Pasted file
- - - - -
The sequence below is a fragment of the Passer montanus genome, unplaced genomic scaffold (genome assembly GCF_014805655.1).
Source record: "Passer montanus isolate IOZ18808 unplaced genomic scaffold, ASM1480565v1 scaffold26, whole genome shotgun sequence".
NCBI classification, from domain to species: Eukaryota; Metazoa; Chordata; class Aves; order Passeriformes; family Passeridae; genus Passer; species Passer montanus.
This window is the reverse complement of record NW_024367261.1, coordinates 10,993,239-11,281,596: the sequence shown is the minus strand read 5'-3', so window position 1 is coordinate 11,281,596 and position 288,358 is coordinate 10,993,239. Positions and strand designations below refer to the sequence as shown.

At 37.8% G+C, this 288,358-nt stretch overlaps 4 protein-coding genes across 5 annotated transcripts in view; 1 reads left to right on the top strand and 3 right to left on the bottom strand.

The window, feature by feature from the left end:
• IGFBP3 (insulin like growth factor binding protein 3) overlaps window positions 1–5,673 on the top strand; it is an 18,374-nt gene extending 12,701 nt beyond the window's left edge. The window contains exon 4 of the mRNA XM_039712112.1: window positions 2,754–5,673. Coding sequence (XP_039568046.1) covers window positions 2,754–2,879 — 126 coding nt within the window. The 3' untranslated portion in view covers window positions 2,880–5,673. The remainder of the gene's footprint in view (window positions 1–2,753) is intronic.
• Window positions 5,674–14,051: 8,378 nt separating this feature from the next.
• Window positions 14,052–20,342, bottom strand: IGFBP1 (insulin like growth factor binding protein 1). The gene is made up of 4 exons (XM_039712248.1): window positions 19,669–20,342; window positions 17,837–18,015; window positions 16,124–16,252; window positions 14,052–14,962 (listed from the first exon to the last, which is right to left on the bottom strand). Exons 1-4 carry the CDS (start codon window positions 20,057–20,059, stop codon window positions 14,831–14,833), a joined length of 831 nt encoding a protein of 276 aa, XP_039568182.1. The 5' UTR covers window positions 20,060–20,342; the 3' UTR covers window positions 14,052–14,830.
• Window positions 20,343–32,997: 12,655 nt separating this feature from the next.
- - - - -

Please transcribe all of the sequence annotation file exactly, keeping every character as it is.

The sequence below is a fragment of the Passer montanus genome, unplaced genomic scaffold (genome assembly GCF_014805655.1).
Source record: "Passer montanus isolate IOZ18808 unplaced genomic scaffold, ASM1480565v1 scaffold26, whole genome shotgun sequence".
NCBI classification, from domain to species: Eukaryota; Metazoa; Chordata; class Aves; order Passeriformes; family Passeridae; genus Passer; species Passer montanus.
This window is the reverse complement of record NW_024367261.1, coordinates 10,993,239-11,281,596: the sequence shown is the minus strand read 5'-3', so window position 1 is coordinate 11,281,596 and position 288,358 is coordinate 10,993,239. Positions and strand designations below refer to the sequence as shown.

At 37.8% G+C, this 288,358-nt stretch overlaps 4 protein-coding genes across 5 annotated transcripts in view; 1 reads left to right on the top strand and 3 right to left on the bottom strand.

The window, feature by feature from the left end:
• IGFBP3 (insulin like growth factor binding protein 3) overlaps window positions 1–5,673 on the top strand; it is an 18,374-nt gene extending 12,701 nt beyond the window's left edge. The window contains exon 4 of the mRNA XM_039712112.1: window positions 2,754–5,673. Coding sequence (XP_039568046.1) covers window positions 2,754–2,879 — 126 coding nt within the window. The 3' untranslated portion in view covers window positions 2,880–5,673. The remainder of the gene's footprint in view (window positions 1–2,753) is intronic.
• Window positions 5,674–14,051: 8,378 nt separating this feature from the next.
• Window positions 14,052–20,342, bottom strand: IGFBP1 (insulin like growth factor binding protein 1). The gene is made up of 4 exons (XM_039712248.1): window positions 19,669–20,342; window positions 17,837–18,015; window positions 16,124–16,252; window positions 14,052–14,962 (listed from the first exon to the last, which is right to left on the bottom strand). Exons 1-4 carry the CDS (start codon window positions 20,057–20,059, stop codon window positions 14,831–14,833), a joined length of 831 nt encoding a protein of 276 aa, XP_039568182.1. The 5' UTR covers window positions 20,060–20,342; the 3' UTR covers window positions 14,052–14,830.
• Window positions 20,343–32,997: 12,655 nt separating this feature from the next.